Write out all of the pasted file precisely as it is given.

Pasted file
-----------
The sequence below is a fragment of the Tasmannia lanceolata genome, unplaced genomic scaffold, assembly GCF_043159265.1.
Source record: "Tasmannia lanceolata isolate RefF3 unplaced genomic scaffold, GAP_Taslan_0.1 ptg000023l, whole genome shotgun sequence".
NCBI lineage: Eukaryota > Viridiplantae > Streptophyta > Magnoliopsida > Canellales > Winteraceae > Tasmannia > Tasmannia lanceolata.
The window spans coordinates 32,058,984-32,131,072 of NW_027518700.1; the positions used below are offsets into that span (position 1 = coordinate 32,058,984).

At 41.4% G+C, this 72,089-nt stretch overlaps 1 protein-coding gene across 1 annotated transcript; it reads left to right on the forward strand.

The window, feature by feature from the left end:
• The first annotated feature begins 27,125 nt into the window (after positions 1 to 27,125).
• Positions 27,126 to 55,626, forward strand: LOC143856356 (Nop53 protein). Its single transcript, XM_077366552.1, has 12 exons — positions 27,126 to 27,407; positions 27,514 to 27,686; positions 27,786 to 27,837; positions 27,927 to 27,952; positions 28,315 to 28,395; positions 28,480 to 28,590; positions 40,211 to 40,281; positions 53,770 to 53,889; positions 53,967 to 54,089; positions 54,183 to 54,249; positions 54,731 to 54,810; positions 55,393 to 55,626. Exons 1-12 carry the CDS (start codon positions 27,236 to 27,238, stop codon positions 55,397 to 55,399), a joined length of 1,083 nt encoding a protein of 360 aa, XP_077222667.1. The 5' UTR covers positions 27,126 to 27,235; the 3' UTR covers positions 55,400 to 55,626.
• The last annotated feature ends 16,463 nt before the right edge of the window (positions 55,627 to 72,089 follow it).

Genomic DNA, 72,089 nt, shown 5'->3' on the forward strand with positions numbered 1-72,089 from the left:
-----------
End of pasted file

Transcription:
The sequence below is a fragment of the Tasmannia lanceolata genome, unplaced genomic scaffold, assembly GCF_043159265.1.
Source record: "Tasmannia lanceolata isolate RefF3 unplaced genomic scaffold, GAP_Taslan_0.1 ptg000023l, whole genome shotgun sequence".
NCBI lineage: Eukaryota > Viridiplantae > Streptophyta > Magnoliopsida > Canellales > Winteraceae > Tasmannia > Tasmannia lanceolata.
The window spans coordinates 32,058,984-32,131,072 of NW_027518700.1; the positions used below are offsets into that span (position 1 = coordinate 32,058,984).

At 41.4% G+C, this 72,089-nt stretch overlaps 1 protein-coding gene across 1 annotated transcript; it reads left to right on the forward strand.

The window, feature by feature from the left end:
• The first annotated feature begins 27,125 nt into the window (after positions 1 to 27,125).
• Positions 27,126 to 55,626, forward strand: LOC143856356 (Nop53 protein). Its single transcript, XM_077366552.1, has 12 exons — positions 27,126 to 27,407; positions 27,514 to 27,686; positions 27,786 to 27,837; positions 27,927 to 27,952; positions 28,315 to 28,395; positions 28,480 to 28,590; positions 40,211 to 40,281; positions 53,770 to 53,889; positions 53,967 to 54,089; positions 54,183 to 54,249; positions 54,731 to 54,810; positions 55,393 to 55,626. Exons 1-12 carry the CDS (start codon positions 27,236 to 27,238, stop codon positions 55,397 to 55,399), a joined length of 1,083 nt encoding a protein of 360 aa, XP_077222667.1. The 5' UTR covers positions 27,126 to 27,235; the 3' UTR covers positions 55,400 to 55,626.
• The last annotated feature ends 16,463 nt before the right edge of the window (positions 55,627 to 72,089 follow it).

Genomic DNA, 72,089 nt, shown 5'->3' on the forward strand with positions numbered 1-72,089 from the left: